Why Hong Kong is nothing like Macau

Posted by Ed 7 mths ago
As Hong Kong’s summer of civil unrest staggers into autumn, among the least helpful inter­national commentaries that have appeared have been comparisons between China’s two special administrative regions – Hong Kong and Macau.
Focus has been directed at how Macau appears largely devoid of organised political dissent. Less attention has been directed to the under­lying reasons for this.
Extensive mainland Chinese influence over Macau’s internal affairs goes back several decades before the Portuguese handover to Chinese rule in 1999. Since the mid-1960s, political and economic power in Macau has been held by a handful of prominent Chinese families, who control virtually the entire economy.
Two post-handover chief executives came from this circle; the first, Edmund Ho Hau-wah, was the son of Macau’s leading “red capitalist”, Ho Yin. After the communist-fomented riots in 1966 – known as the “12-3” incident, for the December date on which they occurred – the Macau government effectively capitulated, and henceforth did whatever mainland authorities indicated.

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Ed 7 mths ago
Unlike Hong Kong, where serious rule-of-law considerations still prevail, modern Macau has little permanent appeal for mainland China’s wealthiest citizens. The law-abiding, especially, are materially better off elsewhere in China. Historically, Macau, even more than Hong Kong, was a conveni­ent offshore/onshore bolt-hole for those out of favour in the Chinese mainland. But this appeal has greatly diminished in recent years.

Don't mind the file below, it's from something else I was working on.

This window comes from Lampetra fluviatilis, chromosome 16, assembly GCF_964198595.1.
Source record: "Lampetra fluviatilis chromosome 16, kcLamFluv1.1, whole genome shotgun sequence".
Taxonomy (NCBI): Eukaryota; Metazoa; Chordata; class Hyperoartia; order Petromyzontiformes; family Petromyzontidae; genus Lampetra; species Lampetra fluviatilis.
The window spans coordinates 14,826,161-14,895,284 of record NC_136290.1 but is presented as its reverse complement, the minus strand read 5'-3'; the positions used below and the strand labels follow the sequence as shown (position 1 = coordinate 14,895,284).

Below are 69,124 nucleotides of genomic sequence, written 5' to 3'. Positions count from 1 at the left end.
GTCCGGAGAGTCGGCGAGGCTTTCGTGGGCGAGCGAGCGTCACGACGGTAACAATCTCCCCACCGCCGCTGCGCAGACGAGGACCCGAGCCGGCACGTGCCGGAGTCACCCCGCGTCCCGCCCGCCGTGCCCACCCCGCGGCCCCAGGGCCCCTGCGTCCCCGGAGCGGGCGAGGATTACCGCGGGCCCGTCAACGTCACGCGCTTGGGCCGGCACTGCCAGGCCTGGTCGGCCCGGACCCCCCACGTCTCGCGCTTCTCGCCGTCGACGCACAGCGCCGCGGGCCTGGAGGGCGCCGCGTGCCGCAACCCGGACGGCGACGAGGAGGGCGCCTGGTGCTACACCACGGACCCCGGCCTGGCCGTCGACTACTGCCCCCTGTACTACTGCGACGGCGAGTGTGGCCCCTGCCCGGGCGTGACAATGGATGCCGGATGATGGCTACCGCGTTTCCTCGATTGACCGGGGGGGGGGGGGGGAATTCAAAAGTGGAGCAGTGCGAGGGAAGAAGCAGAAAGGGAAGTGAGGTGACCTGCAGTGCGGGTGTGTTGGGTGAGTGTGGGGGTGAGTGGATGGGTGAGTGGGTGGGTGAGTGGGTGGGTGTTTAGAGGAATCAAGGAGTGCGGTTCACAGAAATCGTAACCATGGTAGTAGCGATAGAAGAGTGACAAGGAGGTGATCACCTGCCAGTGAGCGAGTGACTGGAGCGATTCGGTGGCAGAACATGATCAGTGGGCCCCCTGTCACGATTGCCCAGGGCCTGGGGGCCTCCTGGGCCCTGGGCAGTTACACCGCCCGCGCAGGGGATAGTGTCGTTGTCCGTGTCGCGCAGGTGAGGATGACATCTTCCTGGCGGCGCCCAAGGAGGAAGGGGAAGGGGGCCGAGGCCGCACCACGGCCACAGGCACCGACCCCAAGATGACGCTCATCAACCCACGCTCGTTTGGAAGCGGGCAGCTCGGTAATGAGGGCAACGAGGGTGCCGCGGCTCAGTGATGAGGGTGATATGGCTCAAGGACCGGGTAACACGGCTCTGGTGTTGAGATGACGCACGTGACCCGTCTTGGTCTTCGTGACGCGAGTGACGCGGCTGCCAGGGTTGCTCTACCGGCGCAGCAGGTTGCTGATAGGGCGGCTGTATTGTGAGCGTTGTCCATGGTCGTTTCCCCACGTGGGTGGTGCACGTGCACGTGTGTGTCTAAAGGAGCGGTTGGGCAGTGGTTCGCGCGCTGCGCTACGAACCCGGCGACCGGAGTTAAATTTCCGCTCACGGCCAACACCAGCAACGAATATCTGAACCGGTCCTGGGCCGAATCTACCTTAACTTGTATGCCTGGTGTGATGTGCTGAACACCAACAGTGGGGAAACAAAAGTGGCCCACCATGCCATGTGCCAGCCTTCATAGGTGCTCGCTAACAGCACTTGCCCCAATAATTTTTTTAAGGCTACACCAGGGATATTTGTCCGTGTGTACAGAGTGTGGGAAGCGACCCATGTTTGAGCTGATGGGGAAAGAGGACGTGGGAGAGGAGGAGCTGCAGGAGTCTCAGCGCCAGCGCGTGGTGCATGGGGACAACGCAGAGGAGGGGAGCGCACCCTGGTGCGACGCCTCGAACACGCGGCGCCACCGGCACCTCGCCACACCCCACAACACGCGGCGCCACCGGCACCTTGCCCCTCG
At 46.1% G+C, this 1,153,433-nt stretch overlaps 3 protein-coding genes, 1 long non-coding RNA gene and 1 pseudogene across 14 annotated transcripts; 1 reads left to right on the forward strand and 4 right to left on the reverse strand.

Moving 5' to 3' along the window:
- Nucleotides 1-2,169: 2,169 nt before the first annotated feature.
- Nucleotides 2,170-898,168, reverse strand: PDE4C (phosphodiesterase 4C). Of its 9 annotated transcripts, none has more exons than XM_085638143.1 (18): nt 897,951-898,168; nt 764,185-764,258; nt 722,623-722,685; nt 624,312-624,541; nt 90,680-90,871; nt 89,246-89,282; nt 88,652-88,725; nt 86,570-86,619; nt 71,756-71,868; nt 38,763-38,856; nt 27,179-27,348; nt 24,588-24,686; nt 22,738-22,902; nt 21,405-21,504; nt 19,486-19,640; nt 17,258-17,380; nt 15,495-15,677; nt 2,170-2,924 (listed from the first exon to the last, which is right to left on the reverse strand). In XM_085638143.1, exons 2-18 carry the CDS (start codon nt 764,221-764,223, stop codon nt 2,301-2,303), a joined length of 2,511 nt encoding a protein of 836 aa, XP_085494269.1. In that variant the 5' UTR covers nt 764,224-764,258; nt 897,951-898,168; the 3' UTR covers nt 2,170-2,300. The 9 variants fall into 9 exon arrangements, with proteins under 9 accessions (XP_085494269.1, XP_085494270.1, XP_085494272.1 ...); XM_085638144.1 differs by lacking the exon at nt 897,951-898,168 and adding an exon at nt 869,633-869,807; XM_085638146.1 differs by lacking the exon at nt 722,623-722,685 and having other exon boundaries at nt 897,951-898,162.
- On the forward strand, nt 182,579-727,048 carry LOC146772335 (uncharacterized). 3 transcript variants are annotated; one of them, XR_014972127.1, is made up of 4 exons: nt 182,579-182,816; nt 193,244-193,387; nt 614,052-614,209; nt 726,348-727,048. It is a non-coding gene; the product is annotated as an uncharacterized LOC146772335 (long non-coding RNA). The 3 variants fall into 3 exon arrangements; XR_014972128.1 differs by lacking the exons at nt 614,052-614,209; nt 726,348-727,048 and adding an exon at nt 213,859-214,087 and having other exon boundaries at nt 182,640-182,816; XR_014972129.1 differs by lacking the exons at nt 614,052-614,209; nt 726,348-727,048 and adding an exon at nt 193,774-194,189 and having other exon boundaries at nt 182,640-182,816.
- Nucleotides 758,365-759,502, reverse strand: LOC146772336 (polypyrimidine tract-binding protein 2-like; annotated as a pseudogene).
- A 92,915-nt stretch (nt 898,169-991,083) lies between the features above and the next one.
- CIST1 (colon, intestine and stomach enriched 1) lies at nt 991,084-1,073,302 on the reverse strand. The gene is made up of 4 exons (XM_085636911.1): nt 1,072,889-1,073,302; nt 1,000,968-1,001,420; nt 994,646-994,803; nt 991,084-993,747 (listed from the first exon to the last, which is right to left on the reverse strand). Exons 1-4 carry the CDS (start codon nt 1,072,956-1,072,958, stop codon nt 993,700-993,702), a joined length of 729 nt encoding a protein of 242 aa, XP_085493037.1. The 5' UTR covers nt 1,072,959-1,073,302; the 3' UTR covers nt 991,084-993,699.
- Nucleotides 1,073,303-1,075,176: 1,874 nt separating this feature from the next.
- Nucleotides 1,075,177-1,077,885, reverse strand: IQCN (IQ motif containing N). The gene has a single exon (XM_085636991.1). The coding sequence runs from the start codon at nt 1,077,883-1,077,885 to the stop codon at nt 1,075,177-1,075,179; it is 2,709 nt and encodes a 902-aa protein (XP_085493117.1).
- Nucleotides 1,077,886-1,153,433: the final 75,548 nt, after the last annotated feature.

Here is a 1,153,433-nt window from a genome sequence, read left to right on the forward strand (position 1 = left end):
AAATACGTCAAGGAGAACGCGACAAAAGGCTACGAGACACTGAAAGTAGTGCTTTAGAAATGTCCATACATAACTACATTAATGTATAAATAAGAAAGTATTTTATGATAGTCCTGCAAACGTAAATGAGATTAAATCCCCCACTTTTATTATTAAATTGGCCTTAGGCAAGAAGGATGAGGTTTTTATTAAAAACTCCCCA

Many suggest that Hong Kong is no longer important to China... it's just a mid-sized city that is on the wane...
Yet why is it that commercial deals are generally signed in Hong Kong?   Why is it that companies (and individuals) absolutely prefer that their disputes be handled in a Hong Kong court -- not a Macau court... not a Shenzhen court... not a Beijing court.
Internationally recognized rule of law applies in Hong Kong.   And that is why Hong Kong remains far more than 'just a mid-sized Chinese city'. 
And that is not going to change anytime soon...

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